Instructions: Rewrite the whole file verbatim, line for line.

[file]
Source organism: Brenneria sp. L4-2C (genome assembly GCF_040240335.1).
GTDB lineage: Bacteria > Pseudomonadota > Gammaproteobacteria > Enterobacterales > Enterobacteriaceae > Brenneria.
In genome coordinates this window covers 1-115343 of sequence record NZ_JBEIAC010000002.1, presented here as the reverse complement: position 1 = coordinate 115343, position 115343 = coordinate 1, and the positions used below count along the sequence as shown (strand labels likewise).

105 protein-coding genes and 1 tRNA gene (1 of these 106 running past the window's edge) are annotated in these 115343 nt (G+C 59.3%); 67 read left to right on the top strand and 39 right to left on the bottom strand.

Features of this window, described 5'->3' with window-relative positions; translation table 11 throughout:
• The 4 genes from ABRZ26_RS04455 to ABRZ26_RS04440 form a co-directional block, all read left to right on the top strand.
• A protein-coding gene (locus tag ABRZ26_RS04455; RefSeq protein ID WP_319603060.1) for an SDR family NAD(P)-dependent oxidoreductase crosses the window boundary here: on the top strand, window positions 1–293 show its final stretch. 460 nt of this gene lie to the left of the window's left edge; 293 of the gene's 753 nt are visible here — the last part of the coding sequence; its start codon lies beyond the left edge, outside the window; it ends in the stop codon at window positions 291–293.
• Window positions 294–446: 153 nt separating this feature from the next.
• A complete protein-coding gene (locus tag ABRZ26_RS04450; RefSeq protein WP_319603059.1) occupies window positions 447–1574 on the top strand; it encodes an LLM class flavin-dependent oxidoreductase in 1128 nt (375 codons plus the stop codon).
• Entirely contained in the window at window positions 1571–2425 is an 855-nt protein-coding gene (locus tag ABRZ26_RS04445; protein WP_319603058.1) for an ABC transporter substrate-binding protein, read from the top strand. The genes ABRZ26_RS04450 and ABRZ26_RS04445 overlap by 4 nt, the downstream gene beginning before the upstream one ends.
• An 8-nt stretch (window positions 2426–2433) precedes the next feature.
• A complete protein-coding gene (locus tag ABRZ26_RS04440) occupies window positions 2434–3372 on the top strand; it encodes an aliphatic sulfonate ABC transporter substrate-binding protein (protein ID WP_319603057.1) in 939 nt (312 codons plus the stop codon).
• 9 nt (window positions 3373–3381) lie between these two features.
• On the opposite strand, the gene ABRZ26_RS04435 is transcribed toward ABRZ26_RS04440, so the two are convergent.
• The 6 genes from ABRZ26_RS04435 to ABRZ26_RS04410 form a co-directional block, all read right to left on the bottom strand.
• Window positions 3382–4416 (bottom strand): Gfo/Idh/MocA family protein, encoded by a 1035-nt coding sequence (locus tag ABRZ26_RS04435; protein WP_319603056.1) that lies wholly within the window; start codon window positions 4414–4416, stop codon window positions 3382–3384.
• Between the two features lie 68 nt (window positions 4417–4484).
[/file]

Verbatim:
Source organism: Brenneria sp. L4-2C (genome assembly GCF_040240335.1).
GTDB lineage: Bacteria > Pseudomonadota > Gammaproteobacteria > Enterobacterales > Enterobacteriaceae > Brenneria.
In genome coordinates this window covers 1-115343 of sequence record NZ_JBEIAC010000002.1, presented here as the reverse complement: position 1 = coordinate 115343, position 115343 = coordinate 1, and the positions used below count along the sequence as shown (strand labels likewise).

105 protein-coding genes and 1 tRNA gene (1 of these 106 running past the window's edge) are annotated in these 115343 nt (G+C 59.3%); 67 read left to right on the top strand and 39 right to left on the bottom strand.

Features of this window, described 5'->3' with window-relative positions; translation table 11 throughout:
• The 4 genes from ABRZ26_RS04455 to ABRZ26_RS04440 form a co-directional block, all read left to right on the top strand.
• A protein-coding gene (locus tag ABRZ26_RS04455; RefSeq protein ID WP_319603060.1) for an SDR family NAD(P)-dependent oxidoreductase crosses the window boundary here: on the top strand, window positions 1–293 show its final stretch. 460 nt of this gene lie to the left of the window's left edge; 293 of the gene's 753 nt are visible here — the last part of the coding sequence; its start codon lies beyond the left edge, outside the window; it ends in the stop codon at window positions 291–293.
• Window positions 294–446: 153 nt separating this feature from the next.
• A complete protein-coding gene (locus tag ABRZ26_RS04450; RefSeq protein WP_319603059.1) occupies window positions 447–1574 on the top strand; it encodes an LLM class flavin-dependent oxidoreductase in 1128 nt (375 codons plus the stop codon).
• Entirely contained in the window at window positions 1571–2425 is an 855-nt protein-coding gene (locus tag ABRZ26_RS04445; protein WP_319603058.1) for an ABC transporter substrate-binding protein, read from the top strand. The genes ABRZ26_RS04450 and ABRZ26_RS04445 overlap by 4 nt, the downstream gene beginning before the upstream one ends.
• An 8-nt stretch (window positions 2426–2433) precedes the next feature.
• A complete protein-coding gene (locus tag ABRZ26_RS04440) occupies window positions 2434–3372 on the top strand; it encodes an aliphatic sulfonate ABC transporter substrate-binding protein (protein ID WP_319603057.1) in 939 nt (312 codons plus the stop codon).
• 9 nt (window positions 3373–3381) lie between these two features.
• On the opposite strand, the gene ABRZ26_RS04435 is transcribed toward ABRZ26_RS04440, so the two are convergent.
• The 6 genes from ABRZ26_RS04435 to ABRZ26_RS04410 form a co-directional block, all read right to left on the bottom strand.
• Window positions 3382–4416 (bottom strand): Gfo/Idh/MocA family protein, encoded by a 1035-nt coding sequence (locus tag ABRZ26_RS04435; protein WP_319603056.1) that lies wholly within the window; start codon window positions 4414–4416, stop codon window positions 3382–3384.
• Between the two features lie 68 nt (window positions 4417–4484).